Dashiell Hammett and Edward WestonEdward Weston is one of my favorite photographers. He died in 1958, but his model and wife during his peak creative period in the 30s and 40s, Charis Wilson, is still alive and co-wrote a book called Through Another Lens: My Years with Edward Weston that describes their time together.
Here, from the Edward Weston web site, is one of the more famous pictures Weston took of Wilson.
That's all very fine and good, Mark, you may say, but what's that got to do with mystery and detective fiction, which is the stated focus of your blog? Well, it turns out that Weston could not make his living doing fine art photography alone, and at least in the early to middle years of his career, would also do portraits to supplement his income. Charis describes one such portrait session in her book:
The silliest celebrity sitting during the Santa Monica period came when an acquaintance of Edward's, Marcella Burke, insisted that he should make a portrait of Dashiell Hammett, who, seven years before, had introduced Sam Spade to the world in The Maltese Falcon. Hammett appreciated good photography, said Marcella, and badly needed publicity pictures. The order was sure to be lucrative.She then goes on to recount, in the form of a comic three act play, what happened during the session. In ACT I, Weston and Wilson arrive at the appointed time in the midafternoon at Hammett's "swank" home, only to discover that he is sleeping off a bender. They set up for a shoot on the patio anyway, and eventually Hammett makes his way out to pose. As she says, "Obviously, hours of sleep were too many or too few ... Hammett sits in chair. Big man. Handsome? Hard to tell; not really there. Edward fakes a few, makes a few. Decides to call it a day. We all know glazed eyes won't publicize, or do for anything else."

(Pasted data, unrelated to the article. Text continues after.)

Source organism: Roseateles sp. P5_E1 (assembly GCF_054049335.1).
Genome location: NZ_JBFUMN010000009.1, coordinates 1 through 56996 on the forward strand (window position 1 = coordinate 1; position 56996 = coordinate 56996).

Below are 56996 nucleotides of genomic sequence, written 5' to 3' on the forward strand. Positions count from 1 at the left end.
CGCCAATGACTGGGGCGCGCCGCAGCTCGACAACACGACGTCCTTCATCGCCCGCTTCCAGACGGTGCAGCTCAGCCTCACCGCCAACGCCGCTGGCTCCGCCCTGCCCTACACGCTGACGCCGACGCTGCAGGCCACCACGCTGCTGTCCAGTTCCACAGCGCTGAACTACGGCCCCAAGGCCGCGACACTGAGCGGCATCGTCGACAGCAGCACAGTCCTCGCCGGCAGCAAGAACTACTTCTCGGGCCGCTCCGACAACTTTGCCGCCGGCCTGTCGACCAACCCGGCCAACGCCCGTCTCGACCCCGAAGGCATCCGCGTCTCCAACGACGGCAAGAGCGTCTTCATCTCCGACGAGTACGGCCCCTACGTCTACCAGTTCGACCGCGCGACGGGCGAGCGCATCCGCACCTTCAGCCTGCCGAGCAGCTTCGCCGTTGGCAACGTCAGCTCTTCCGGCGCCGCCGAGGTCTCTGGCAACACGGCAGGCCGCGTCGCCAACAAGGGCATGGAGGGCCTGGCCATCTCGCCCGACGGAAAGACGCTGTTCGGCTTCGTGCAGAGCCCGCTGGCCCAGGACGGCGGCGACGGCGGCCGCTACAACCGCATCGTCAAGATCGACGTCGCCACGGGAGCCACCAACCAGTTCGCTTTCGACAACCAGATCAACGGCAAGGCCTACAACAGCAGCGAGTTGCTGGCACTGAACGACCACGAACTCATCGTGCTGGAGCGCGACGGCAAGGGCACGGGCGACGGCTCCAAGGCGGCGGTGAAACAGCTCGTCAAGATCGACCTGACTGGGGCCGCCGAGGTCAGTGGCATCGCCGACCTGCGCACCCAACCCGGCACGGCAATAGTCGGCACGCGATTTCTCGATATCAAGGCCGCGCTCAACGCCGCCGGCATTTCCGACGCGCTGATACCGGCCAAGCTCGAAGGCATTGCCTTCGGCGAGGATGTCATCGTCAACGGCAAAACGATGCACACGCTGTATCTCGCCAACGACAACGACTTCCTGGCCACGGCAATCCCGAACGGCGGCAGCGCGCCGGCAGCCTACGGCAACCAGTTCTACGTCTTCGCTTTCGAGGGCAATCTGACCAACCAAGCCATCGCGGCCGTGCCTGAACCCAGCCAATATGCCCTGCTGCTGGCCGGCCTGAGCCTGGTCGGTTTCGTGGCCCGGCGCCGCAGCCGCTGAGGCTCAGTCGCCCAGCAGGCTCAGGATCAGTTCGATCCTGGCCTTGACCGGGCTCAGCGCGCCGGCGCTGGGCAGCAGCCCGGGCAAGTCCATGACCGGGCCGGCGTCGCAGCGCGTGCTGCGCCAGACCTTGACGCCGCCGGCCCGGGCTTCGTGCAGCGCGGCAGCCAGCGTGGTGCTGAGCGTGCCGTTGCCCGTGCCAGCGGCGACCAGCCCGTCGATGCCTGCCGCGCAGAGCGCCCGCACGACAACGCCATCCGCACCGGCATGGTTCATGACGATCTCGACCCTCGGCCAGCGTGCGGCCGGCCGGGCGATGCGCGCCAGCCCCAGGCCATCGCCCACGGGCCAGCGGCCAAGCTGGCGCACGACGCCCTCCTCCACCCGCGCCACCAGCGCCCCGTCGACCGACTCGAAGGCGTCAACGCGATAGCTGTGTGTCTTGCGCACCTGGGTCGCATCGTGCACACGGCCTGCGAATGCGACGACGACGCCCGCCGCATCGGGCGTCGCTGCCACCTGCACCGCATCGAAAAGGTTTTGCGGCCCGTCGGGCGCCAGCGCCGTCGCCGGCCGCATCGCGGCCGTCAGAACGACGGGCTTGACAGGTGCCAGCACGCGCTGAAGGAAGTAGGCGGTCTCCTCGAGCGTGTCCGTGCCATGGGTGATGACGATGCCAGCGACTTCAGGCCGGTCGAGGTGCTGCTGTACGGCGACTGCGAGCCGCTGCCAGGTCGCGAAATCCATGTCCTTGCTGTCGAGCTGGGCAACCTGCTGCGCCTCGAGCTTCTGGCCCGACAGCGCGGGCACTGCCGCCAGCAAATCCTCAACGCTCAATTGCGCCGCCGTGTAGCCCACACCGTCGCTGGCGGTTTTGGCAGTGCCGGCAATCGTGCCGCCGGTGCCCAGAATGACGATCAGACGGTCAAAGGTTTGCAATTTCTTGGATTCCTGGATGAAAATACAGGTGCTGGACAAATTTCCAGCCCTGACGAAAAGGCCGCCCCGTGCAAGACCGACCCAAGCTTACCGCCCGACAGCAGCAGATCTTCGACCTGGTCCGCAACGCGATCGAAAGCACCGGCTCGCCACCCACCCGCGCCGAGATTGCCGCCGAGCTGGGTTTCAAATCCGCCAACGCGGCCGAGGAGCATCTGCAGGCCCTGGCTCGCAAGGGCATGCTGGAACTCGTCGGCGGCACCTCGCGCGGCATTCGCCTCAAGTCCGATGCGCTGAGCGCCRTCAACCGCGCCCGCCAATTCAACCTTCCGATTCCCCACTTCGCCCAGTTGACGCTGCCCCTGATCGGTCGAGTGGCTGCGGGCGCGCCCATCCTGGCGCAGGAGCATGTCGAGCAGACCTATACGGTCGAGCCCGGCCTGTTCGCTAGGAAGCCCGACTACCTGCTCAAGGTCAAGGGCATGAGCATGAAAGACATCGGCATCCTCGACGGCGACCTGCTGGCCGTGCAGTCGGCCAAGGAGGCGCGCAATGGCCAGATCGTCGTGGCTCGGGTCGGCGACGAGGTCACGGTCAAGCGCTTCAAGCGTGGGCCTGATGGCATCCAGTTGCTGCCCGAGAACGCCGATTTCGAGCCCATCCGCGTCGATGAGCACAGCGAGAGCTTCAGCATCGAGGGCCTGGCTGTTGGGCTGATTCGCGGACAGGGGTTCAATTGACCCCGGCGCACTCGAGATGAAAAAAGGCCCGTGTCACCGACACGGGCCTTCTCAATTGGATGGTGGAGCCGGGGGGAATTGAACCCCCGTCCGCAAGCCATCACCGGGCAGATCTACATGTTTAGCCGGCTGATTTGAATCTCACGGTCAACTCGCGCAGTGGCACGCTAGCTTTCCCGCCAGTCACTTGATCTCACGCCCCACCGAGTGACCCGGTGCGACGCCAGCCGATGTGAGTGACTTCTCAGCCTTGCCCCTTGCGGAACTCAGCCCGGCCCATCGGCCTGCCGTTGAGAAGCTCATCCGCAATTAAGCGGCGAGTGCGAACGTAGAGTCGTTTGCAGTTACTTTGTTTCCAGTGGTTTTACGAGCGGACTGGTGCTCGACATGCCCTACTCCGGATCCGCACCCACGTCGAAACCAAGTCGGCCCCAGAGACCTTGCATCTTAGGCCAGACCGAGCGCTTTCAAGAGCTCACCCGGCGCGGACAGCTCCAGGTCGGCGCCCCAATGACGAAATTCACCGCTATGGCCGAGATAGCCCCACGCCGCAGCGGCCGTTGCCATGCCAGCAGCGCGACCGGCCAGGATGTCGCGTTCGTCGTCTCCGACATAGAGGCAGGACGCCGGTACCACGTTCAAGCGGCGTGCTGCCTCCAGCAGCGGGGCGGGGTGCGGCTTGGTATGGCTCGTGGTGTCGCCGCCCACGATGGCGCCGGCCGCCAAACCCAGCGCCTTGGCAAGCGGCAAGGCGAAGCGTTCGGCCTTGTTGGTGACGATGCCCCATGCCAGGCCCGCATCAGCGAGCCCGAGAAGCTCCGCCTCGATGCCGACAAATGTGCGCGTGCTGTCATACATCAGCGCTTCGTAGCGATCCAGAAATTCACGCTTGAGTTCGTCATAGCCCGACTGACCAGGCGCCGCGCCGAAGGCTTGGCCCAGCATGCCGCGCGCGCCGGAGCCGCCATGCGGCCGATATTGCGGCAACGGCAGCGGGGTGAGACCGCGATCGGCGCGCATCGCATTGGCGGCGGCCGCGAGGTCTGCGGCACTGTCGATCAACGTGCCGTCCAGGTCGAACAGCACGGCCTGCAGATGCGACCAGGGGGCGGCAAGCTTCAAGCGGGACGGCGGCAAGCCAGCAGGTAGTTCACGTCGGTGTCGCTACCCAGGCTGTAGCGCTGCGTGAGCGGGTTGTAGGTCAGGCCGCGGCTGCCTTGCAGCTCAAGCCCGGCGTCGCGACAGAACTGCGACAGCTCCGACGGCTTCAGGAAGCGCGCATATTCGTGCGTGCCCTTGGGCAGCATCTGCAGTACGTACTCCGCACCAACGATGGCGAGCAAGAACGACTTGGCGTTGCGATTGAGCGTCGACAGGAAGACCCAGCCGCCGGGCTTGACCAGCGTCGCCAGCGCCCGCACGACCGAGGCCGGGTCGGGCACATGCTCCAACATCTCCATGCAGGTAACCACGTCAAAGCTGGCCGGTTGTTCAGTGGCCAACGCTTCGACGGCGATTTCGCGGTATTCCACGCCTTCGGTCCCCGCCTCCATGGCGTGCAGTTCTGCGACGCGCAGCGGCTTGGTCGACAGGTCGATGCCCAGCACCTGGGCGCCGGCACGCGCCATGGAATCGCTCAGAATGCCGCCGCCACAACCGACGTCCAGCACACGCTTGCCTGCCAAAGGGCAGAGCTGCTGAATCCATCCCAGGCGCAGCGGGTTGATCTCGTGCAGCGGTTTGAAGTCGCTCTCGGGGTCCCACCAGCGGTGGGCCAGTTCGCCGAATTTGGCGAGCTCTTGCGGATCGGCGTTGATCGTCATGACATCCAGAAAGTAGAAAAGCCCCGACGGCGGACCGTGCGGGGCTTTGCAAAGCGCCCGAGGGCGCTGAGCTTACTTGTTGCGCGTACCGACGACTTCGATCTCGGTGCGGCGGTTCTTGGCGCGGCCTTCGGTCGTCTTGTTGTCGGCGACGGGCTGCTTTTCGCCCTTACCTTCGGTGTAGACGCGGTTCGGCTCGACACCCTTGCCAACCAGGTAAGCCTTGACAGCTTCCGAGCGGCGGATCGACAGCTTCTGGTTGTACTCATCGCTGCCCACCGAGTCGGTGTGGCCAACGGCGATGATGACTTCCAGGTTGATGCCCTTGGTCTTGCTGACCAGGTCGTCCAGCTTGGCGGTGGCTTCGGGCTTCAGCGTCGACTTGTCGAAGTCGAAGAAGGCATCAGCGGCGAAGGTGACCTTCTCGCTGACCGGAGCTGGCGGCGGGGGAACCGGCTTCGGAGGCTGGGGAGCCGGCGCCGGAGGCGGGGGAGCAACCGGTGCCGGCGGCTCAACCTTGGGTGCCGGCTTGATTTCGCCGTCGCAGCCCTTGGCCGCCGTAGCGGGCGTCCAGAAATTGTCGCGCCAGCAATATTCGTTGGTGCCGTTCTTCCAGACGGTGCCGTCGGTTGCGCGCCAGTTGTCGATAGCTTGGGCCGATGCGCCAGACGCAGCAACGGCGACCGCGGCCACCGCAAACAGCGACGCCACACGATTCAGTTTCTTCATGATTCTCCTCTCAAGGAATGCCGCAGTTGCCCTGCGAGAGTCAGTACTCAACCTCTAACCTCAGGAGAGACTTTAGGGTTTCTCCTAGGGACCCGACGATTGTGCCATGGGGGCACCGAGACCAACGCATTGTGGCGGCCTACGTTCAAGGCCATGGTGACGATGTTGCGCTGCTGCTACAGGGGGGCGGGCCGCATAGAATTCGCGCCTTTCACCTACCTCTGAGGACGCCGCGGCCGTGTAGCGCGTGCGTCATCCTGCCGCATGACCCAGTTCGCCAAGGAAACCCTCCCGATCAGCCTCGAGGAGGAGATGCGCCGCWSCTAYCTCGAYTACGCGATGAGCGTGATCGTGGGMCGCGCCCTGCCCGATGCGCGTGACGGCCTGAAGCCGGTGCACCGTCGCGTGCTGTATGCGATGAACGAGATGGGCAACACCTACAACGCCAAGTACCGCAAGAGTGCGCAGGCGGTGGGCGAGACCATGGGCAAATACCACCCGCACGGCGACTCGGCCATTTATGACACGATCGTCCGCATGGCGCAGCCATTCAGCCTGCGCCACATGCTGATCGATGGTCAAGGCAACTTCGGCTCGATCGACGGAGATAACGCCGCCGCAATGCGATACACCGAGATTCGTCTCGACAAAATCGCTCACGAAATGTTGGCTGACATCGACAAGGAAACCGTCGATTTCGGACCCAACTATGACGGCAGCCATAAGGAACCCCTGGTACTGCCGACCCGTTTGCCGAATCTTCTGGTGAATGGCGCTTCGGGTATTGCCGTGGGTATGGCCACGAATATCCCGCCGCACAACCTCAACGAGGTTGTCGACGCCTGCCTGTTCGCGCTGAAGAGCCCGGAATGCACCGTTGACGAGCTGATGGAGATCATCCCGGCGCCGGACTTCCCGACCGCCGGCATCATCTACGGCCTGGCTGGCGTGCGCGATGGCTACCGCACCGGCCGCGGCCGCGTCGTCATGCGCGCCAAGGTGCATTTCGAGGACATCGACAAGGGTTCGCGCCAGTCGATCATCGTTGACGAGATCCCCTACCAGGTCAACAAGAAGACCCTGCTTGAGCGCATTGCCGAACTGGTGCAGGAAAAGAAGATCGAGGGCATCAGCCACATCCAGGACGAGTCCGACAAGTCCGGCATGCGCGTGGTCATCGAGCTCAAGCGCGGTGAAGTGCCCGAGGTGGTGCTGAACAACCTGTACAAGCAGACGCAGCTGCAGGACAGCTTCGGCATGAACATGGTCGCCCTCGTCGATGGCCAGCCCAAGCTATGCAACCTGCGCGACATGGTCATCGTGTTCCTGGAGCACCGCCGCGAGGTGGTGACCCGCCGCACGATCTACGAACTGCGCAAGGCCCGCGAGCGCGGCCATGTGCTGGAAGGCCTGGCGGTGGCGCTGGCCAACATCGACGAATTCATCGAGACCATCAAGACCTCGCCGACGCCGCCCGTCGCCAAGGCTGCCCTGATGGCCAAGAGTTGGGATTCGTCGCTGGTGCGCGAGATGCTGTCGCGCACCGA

In ACT II, Hammett decides to play host and insists that they stay for dinner. They have pre-dinner drinks and then sit down for food, but Hammett excuses himself and wanders off. When he is absent too long, they begin a search. Wilson continues, "Find Hammett peacefully passed out in wet flower bed under fig tree. [We] ... have muddy, heavy transplanting job--flower bed to house bed."
ACT III begins with Marcella Burke trying to mollify Weston and Wilson by providing dessert, coffee and a tray of liqueurs. Hammett wakes up from his latest nap, joins the group and Marcella suggests that he should eat something. The suggestion falls on deaf ears. "'Somma that.' Hammett points to the bottle. Marcella pours liqueur-glassful. Hammett tips it down; throws glass against fireplace bricks. Seems to enjoy sound of tinkling glass. Repeats performance. Visitors feel must exit. Do."
It's a bit distressing to have a hero of one's portrayed so, but it is well known that Hammett was a drinker--especially during his time in Hollywood--although he gave it up entirely on doctor's orders in the latter years of his life.
Wilson never says if Weston developed or printed the pictures of Hammett he did take. My next blog post describes my search for any existing Weston negatives or prints of Hammett.
P.S. Speaking of photography, click here to see a photo by me that I've entered in the JPG Magazine "elegance" theme. Please vote yeah if you like it!